Addressing fast eating habits involves understanding the underlying reasons and implementing strategies to encourage slower, more mindful eating.

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How to Stop a Dog From Eating Too Fast

There are many ways to slow your ravenous pooch down!

Here are some of our favorite tips and tricks:

  1. Specialized feeding bowls: Invest in slow feeder bowls, puzzle feeders, or interactive toys designed to make mealtime more challenging and engaging. I love the Kong Wobbler, especially for active dogs!
  2. Hand-feeding or smaller meals: Offer food by hand or divide meals into smaller, more frequent portions to encourage slower eating.
  3. Food dispensing toys: Use treat balls or food dispensing toys that require your dog to work for their meal, slowing down their eating pace. The Pet Zone IQ treat dispensing ball is a hit for dogs that love to chase toys!
  4. Dividing meals: Splitting meals into multiple portions or using food puzzles can make eating a more leisurely and stimulating activity.
  5. Incorporating obstacles: Place obstacles such as large rocks or a West Paw Qwizzle in your dog’s food bowl to encourage them to eat around them, slowing down their consumption. Do not use this trick if your pet likes to swallow non-food objects! Obstructions are not cool.
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Kong Wobbler Puzzle Toy

Slow your pup down with this large, interactive toy. Fill it with kibble and watch your dog nose it around to get their food out.

Fun for humans and pets!

Training Techniques:

  1. Teach calm behavior: Encourage your dog to remain calm during mealtime. If your pup starts to wiggle and get excited, don’t reward this behavior by offering the food. Instead, stay calm and ask your pet for patience. Slowly put the bowl down.
  2. Positive reinforcement: Reward desired behavior, such as eating at a slower pace, to reinforce good habits. To implement this, put a piece of food in your fist. Present your first to your dog. Don’t open your fist until your pup is calm and will accept the treat from your hand gently. As soon as your pup is calm, open your fist and allow your pup to have the treat.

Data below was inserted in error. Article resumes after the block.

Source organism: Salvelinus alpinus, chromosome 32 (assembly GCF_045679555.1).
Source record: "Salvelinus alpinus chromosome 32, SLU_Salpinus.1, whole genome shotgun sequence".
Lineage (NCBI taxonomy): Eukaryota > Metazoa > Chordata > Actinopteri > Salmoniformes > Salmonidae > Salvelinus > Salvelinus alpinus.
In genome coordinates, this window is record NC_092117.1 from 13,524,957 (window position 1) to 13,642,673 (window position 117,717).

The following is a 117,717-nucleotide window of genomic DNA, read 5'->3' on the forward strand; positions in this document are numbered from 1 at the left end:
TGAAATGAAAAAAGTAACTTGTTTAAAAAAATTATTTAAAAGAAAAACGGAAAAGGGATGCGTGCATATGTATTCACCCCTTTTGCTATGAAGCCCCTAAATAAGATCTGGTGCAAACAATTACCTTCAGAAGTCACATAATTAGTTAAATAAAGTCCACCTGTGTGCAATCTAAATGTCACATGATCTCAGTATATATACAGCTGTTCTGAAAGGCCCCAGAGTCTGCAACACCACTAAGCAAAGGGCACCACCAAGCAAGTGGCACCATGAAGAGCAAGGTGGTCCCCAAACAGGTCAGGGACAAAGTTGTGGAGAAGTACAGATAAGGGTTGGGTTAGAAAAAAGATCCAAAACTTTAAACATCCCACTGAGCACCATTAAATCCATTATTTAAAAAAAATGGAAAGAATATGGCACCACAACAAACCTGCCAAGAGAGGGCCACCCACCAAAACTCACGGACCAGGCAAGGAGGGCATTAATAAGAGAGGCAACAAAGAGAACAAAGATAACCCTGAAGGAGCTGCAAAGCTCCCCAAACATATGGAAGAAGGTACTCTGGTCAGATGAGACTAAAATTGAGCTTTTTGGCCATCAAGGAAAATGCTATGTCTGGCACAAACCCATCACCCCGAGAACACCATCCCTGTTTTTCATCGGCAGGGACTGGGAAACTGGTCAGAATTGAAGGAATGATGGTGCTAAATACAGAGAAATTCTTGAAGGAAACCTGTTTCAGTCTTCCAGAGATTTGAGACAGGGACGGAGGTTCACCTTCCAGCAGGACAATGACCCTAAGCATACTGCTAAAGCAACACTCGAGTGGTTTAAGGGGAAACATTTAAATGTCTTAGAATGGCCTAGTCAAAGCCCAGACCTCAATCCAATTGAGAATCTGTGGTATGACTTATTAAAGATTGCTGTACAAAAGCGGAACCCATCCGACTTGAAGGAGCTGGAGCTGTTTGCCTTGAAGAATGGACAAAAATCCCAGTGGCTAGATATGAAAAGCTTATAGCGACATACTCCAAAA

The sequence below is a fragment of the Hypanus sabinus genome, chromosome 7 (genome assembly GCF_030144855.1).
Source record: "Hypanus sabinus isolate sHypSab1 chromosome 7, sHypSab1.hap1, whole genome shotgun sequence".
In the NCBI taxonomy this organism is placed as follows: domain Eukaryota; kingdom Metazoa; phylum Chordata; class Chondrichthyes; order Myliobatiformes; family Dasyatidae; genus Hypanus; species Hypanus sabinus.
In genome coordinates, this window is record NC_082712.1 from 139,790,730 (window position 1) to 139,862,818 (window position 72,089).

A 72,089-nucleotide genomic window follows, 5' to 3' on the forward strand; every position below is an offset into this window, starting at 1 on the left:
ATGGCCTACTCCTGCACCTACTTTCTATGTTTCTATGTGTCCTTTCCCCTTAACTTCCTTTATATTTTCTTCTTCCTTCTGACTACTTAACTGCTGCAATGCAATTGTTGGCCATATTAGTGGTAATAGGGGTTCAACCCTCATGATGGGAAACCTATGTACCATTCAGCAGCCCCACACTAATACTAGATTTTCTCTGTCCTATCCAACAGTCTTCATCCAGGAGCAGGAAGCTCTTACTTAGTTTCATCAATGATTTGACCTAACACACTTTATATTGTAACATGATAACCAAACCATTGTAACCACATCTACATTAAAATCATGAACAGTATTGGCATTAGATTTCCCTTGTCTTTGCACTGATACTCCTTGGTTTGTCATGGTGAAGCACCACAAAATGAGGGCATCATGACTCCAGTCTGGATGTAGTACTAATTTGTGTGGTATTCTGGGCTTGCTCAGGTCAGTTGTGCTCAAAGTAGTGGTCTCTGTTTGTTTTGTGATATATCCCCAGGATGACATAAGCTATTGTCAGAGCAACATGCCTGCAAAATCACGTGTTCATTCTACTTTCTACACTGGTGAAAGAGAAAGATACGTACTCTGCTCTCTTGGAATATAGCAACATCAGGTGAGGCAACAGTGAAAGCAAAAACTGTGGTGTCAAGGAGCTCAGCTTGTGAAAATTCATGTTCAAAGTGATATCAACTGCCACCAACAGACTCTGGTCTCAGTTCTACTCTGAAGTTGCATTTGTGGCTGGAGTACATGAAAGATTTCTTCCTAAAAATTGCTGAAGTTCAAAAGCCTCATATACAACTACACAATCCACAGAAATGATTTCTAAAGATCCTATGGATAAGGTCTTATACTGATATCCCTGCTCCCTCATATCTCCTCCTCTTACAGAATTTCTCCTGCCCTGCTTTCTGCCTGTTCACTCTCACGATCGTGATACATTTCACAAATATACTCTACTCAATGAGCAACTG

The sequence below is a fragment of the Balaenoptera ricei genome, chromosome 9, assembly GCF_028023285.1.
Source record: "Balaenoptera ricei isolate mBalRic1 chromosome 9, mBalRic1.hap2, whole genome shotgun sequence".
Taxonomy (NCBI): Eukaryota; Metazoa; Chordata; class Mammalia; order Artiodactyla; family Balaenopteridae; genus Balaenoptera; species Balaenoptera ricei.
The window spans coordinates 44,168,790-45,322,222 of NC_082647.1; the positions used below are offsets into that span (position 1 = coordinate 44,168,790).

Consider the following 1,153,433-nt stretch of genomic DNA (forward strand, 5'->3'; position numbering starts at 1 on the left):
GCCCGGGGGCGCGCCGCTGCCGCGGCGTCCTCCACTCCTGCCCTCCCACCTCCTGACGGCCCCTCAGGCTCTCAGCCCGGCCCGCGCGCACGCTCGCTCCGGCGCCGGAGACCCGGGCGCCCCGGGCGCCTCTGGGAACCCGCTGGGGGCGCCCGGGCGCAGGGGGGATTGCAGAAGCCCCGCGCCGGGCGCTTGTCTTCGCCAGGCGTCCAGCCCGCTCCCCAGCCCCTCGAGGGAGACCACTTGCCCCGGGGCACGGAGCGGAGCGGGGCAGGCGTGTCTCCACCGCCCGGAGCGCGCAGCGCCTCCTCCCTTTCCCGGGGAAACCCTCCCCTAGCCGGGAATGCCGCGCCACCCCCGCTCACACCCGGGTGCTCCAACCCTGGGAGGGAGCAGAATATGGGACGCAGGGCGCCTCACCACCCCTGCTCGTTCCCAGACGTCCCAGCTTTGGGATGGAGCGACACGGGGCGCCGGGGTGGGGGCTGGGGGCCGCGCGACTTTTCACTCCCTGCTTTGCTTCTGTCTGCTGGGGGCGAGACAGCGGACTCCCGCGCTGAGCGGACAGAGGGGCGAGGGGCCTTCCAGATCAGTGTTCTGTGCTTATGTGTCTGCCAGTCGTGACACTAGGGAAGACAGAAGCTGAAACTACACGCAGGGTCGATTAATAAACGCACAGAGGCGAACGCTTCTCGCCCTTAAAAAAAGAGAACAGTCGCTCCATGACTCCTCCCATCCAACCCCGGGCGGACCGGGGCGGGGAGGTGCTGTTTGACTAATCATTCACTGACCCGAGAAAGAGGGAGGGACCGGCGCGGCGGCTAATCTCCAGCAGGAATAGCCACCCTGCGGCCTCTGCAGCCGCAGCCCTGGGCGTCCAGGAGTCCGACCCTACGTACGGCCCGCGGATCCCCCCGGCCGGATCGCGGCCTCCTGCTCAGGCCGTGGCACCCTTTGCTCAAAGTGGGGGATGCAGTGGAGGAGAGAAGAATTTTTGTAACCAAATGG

3. Consistency and patience: Be consistent in your training efforts and patient as your dog learns to eat at a more relaxed pace.

Addressing Underlying Issues:

  1. Anxiety or stress: Address any underlying anxiety or stress that may be contributing to your dog’s fast eating habits through training, environmental enrichment, or professional guidance. If your pet tends to guard food while eating, the book MINE by Jean Donaldson is a fantastic resource. It’s important to avoid encouraging this behavior. Rather, manage the environment to prevent it.
  2. Medical conditions: Consult with your veterinarian to rule out any underlying medical conditions that may be causing your dog to eat too quickly.
  3. Avoid punishment: Avoid punishing your dog for fast eating behavior, as this can exacerbate anxiety and lead to further issues.
stop a dog from eating too fast

Looking for more resources to slow your fast-eating dog down? Check out this helpful post from Hill’s Science Diet.

Disclaimer: The information provided here is for educational purposes only and should not be construed as a substitute for professional veterinary advice, diagnosis, or treatment.